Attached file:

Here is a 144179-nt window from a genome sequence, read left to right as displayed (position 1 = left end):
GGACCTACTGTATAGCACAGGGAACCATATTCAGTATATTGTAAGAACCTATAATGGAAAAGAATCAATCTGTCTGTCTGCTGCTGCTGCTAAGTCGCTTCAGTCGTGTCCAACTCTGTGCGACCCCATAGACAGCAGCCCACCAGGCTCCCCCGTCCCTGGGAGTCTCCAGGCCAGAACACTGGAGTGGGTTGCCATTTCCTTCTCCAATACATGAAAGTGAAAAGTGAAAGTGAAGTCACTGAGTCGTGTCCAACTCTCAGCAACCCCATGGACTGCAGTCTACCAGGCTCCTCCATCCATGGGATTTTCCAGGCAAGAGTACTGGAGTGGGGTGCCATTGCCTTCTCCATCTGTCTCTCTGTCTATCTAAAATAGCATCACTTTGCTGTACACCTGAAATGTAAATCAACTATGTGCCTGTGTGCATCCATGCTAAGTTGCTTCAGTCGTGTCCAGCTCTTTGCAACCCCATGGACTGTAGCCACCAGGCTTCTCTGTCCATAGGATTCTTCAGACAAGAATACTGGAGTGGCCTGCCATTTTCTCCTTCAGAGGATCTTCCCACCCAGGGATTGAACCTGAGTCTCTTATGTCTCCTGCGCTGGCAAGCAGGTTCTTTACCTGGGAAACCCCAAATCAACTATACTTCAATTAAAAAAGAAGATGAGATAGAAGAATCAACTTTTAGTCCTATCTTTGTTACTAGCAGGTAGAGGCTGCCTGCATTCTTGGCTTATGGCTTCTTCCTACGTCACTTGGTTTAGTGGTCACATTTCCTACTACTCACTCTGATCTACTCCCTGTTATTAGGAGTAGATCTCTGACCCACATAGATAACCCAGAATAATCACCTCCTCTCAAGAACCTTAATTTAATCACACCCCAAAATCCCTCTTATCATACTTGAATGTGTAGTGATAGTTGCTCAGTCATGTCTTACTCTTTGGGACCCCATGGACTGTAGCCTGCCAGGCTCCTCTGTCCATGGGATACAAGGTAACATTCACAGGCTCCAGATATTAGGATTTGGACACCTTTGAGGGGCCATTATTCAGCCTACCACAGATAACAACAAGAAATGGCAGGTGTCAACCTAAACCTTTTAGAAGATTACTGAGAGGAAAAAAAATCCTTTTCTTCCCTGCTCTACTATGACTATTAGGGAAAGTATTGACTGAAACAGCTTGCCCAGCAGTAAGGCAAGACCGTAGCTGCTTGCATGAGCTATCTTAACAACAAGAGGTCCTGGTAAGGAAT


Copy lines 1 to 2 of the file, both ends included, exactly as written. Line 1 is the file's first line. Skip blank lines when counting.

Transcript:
Here is a 144179-nt window from a genome sequence, read left to right as displayed (position 1 = left end):
GGACCTACTGTATAGCACAGGGAACCATATTCAGTATATTGTAAGAACCTATAATGGAAAAGAATCAATCTGTCTGTCTGCTGCTGCTGCTAAGTCGCTTCAGTCGTGTCCAACTCTGTGCGACCCCATAGACAGCAGCCCACCAGGCTCCCCCGTCCCTGGGAGTCTCCAGGCCAGAACACTGGAGTGGGTTGCCATTTCCTTCTCCAATACATGAAAGTGAAAAGTGAAAGTGAAGTCACTGAGTCGTGTCCAACTCTCAGCAACCCCATGGACTGCAGTCTACCAGGCTCCTCCATCCATGGGATTTTCCAGGCAAGAGTACTGGAGTGGGGTGCCATTGCCTTCTCCATCTGTCTCTCTGTCTATCTAAAATAGCATCACTTTGCTGTACACCTGAAATGTAAATCAACTATGTGCCTGTGTGCATCCATGCTAAGTTGCTTCAGTCGTGTCCAGCTCTTTGCAACCCCATGGACTGTAGCCACCAGGCTTCTCTGTCCATAGGATTCTTCAGACAAGAATACTGGAGTGGCCTGCCATTTTCTCCTTCAGAGGATCTTCCCACCCAGGGATTGAACCTGAGTCTCTTATGTCTCCTGCGCTGGCAAGCAGGTTCTTTACCTGGGAAACCCCAAATCAACTATACTTCAATTAAAAAAGAAGATGAGATAGAAGAATCAACTTTTAGTCCTATCTTTGTTACTAGCAGGTAGAGGCTGCCTGCATTCTTGGCTTATGGCTTCTTCCTACGTCACTTGGTTTAGTGGTCACATTTCCTACTACTCACTCTGATCTACTCCCTGTTATTAGGAGTAGATCTCTGACCCACATAGATAACCCAGAATAATCACCTCCTCTCAAGAACCTTAATTTAATCACACCCCAAAATCCCTCTTATCATACTTGAATGTGTAGTGATAGTTGCTCAGTCATGTCTTACTCTTTGGGACCCCATGGACTGTAGCCTGCCAGGCTCCTCTGTCCATGGGATACAAGGTAACATTCACAGGCTCCAGATATTAGGATTTGGACACCTTTGAGGGGCCATTATTCAGCCTACCACAGATAACAACAAGAAATGGCAGGTGTCAACCTAAACCTTTTAGAAGATTACTGAGAGGAAAAAAAATCCTTTTCTTCCCTGCTCTACTATGACTATTAGGGAAAGTATTGACTGAAACAGCTTGCCCAGCAGTAAGGCAAGACCGTAGCTGCTTGCATGAGCTATCTTAACAACAAGAGGTCCTGGTAAGGAAT